The borrowed shotgun

By Larry Dablemont, Contributing Columnist
Posted 12/27/23

I turned eleven years old in October of 1958. When we floated the river in November that year I just sat in the front of the old johnboat, peering over the front of the blind, wishing I could hunt …

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The borrowed shotgun


I turned eleven years old in October of 1958. When we floated the river in November that year I just sat in the front of the old johnboat, peering over the front of the blind, wishing I could hunt too. Dad said I was still to young and small of stature to carry a shotgun. But when we would float upon a group of mallards, watching those big beautiful greenheads swim out from the bank, uneasily suspicious of that floating blind that concealed us, I would pretend.

My dad would get close, then turn the boat sideways, drop the paddle and grab his old pump-gun as the ducks would flush. I knew he wouldn’t miss very often. Soon we would be picking up two or three mallards to lie on the front of the boat before me, behind the blind, where I would smooth their feathers and marvel at their beauty. I would always wonder what it was like where they had come from… perhaps Canada, the magical far-away wilderness a world away from my beloved river.

The greatest thing I had ever happened to me occurred just after Thanksgiving, when Dad brought me a borrowed shotgun that he said I could use for awhile. It was small, loaned to me, he said, by my old friend Bill Stalder. Ol’ Bill, one of the pool hall regulars, was a great riverman himself, my grandfather’s trapping partner. I held it and pretended we were floating the river as I aimed it at make-believe flying ducks. It was a magnificent little 16-gauge single-shot hammer gun, an Iver Johnson, with a shortened stock that just fit me. It was used of course… a gun made years before I was even born. But to me, the faded blueing and worn forearm made it even more wondrous. I wondered if someone, grown up by then, had once used it as a boy when it was new, to bring down ducks and quail and a squirrel or rabbit.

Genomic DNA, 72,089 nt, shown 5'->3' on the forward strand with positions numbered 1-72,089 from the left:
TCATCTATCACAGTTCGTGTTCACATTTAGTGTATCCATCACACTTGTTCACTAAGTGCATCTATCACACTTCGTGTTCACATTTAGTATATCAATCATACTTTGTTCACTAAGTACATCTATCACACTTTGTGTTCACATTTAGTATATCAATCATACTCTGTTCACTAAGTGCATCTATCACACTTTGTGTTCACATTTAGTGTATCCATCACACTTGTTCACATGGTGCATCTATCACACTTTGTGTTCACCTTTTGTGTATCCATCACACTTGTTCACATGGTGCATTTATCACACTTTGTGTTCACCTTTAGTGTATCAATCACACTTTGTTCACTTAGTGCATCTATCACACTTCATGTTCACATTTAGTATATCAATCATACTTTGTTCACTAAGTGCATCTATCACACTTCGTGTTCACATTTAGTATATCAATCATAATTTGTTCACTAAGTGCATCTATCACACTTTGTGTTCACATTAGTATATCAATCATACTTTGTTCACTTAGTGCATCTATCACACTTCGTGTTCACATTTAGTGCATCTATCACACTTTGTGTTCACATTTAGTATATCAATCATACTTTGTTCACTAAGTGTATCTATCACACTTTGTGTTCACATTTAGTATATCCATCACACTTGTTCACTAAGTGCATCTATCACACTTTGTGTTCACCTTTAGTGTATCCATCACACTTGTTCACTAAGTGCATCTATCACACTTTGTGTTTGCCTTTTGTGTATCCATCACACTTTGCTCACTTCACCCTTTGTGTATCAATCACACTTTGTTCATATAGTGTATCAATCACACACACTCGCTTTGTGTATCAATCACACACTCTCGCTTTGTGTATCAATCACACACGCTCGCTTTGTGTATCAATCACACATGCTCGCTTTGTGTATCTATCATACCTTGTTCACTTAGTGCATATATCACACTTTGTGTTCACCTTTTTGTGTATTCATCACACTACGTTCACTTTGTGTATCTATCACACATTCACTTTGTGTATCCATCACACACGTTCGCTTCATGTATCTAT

Dad took me out that very day and let me shoot it at cans on a log. I missed the first one, but hit the next two, and wanted to shoot at more, but shells were too expensive, about 20 cents apiece. When we went out to get a Christmas tree, Dad let me carry it before him with a shell in the barrel, broken down for safety. I got to shoot at a rabbit, but missed. We hunted ducks each weekend that December, floating the river as we always did. But this time I sat in the front of the boat with my borrowed shotgun, breach closed, and when a flock of mallards jumped before us the recoil nearly pitched me backwards off my seat when I fired. As the flock winged on down the river, I had to ask Dad if I got one. I hadn’t pulled a feather.

Finally it came time to take the little Iver Johnson back to Ol’ Bill, a week before Christmas. But dad had told me that next year when my birthday came, he and I would go out and try to find one like it just for me. That helped a little, but who was he kidding? We’d never find a little shotgun that fit me like that one had. My dad was six foot three but my Mom and I were just a little over five feet. I was sure I wasn’t gonna grow… Mom hadn’t! I was the littlest kid in the seventh grade, such a runt that I didn’t have any friends, except for those aging men in the pool hall.

There would be a big dinner with grandparents and relatives on Christmas day of 1958, with a ham and a turkey for us all. Dad had won both at the turkey shoot before Thanksgiving. On Christmas morning my sisters ran to the Christmas tree to anxiously grab their gifts. One was a big doll that seemed to make them so happy. My sisters were crazy like that… dolls!

It wasn’t going to be much of a Christmas for me. I picked up one package, and feeling it, I knew it was a shirt. Mom and Grandma made all my shirts. But there was a second wrapped package way back under the tree, probably store-bought jeans. I couldn’t reach it so Dad said for me to lie on my belly and crawl back and get it. I did, and as I reached for it back behind the stump of that cedar tree, I saw the stock of a shotgun sitting behind it, out of sight. It was Ol’ Bill’s 16 gauge, Iver Johnson break-open hammer-gun. I nearly upended that tree going after it!

I don’t reckon there’s much more I need to say about the Christmas I remember from when I was eleven years old. A thousand memories of great times in the outdoors began that day. Many of them come back to me as I gaze upon Dads old ’97 Winchester pump gun, which hangs on the wall of my office; and I can see that little shotgun from my boyhood, hanging beneath it.

It causes me to thank God for this wonderful life He gave me as a Naturalist-Writer going forth from Christmas of 1958. But as I do I remember the greater gift He gave us all… back nearly two thousand years ago.